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What are the ITAD WEEE Guidelines?

What are the IT Asset Disposition (ITAD) WEEE Guidelines?

IT Asset Disposition (ITAD) is the process in which IT hardware that has reached the end of its life is uninstalled, the data on it wiped and sanitized, and usually, the equipment is disposed of (only if, of course, it can’t be recycled, reused, or resold). However, what is often underestimated is the environmental and safety impacts that such disposal can have – e-waste is not only extremely polluting but if the data held on such equipment isn’t removed in the right way, it can be retrieved later and may be used for unethical or even illegal purposes.

There are several legal guidelines and restrictions around the disposal of electronic equipment to ensure that the impact of e-waste is minimized through ITAD processes. Perhaps the best-known law in the IT Asset Disposal industry is the WEEE Directive.

The WEEE Directive (an abbreviation of Waste Electrical and Electronic Equipment Directive) became European law in 2003 and set collection, recycling, and recovery targets for all types of electrical goods in order to increase recycling rates across all EU member states. It also sets restrictions upon manufacturers of electrical and electronic equipment based in Europe on the material content of their produce. The symbol adopted by the EU to represent the WEEE Directive is a black outline of a wheelie bin, crossed through.

Whilst the WEEE Directive is a European law, countries who are not (or are no longer) part of the European Union have also adopted its use and it remains in consideration as the industry standard all around the world.

Although Procurri aims to recycle, reuse, refurbish, and resell as much hardware as possible rather than dispose of it through ITAD processes as a default, where equipment must be disposed of, the WEEE Directive is always adhered to. In practical terms, this impacts the processing of such hardware in several ways, including (but by no means limited to):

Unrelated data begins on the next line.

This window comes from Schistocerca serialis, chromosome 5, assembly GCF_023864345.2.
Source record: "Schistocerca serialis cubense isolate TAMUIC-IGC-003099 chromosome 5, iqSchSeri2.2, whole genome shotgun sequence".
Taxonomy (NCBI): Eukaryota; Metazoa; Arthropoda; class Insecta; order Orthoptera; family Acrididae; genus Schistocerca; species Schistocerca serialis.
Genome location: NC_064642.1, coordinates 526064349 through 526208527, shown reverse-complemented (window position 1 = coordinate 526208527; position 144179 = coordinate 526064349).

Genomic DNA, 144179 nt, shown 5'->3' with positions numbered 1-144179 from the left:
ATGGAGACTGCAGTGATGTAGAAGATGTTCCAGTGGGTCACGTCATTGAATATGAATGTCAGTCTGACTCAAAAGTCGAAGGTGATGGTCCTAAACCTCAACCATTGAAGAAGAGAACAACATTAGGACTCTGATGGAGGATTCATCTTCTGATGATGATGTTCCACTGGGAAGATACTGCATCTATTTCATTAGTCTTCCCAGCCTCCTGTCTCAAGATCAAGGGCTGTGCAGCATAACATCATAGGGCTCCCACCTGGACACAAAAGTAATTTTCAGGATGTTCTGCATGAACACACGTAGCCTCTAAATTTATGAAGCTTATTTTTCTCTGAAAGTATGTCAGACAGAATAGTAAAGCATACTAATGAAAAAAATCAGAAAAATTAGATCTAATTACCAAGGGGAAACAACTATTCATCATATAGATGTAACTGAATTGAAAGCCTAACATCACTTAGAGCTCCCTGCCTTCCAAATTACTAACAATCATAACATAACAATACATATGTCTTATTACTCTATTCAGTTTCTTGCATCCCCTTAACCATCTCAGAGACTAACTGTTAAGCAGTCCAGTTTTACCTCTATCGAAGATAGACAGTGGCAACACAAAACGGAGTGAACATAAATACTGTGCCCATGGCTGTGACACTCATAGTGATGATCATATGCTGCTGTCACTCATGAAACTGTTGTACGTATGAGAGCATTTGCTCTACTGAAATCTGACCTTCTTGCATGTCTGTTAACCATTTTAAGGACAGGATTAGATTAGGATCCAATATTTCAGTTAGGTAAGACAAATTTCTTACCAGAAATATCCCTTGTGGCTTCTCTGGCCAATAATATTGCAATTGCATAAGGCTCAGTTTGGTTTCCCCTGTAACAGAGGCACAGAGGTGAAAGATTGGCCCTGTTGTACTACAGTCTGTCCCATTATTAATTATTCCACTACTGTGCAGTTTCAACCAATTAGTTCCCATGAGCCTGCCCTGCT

• Where equipment requires disassembly, materials are separated and recycled or disposed of in the appropriate manner
  • Records are kept on all e-waste processed for a minimum of four years
  • Environmental regulations are adhered to minimize the impact on the environment as well as to ensure only hardware that really must go to the landfill does

Although all ITAD companies or those involved in producing products that will eventually end up as e-waste must work to the WEEE guidelines, Procurri goes considerably further. Our focus on sustainability already means that we never send an item to disposal unless other options have been exhausted but our continued excellence in refurbishment, recycling, and the resale of end-of-life hardware means this is rarely the case.

IT Asset Disposal needn’t be thrown by the wayside as a “non-environmentally-friendly” policy just because businesses feel they have little control over it, although this is certainly commonplace in many sectors. Instead, organizations can strive to continue their responsible operating policies even where they’re departing with old equipment… and in working with Procurri, can rest assured the WEEE Directive and other such protective laws are the minimum requirement and never the maximum.

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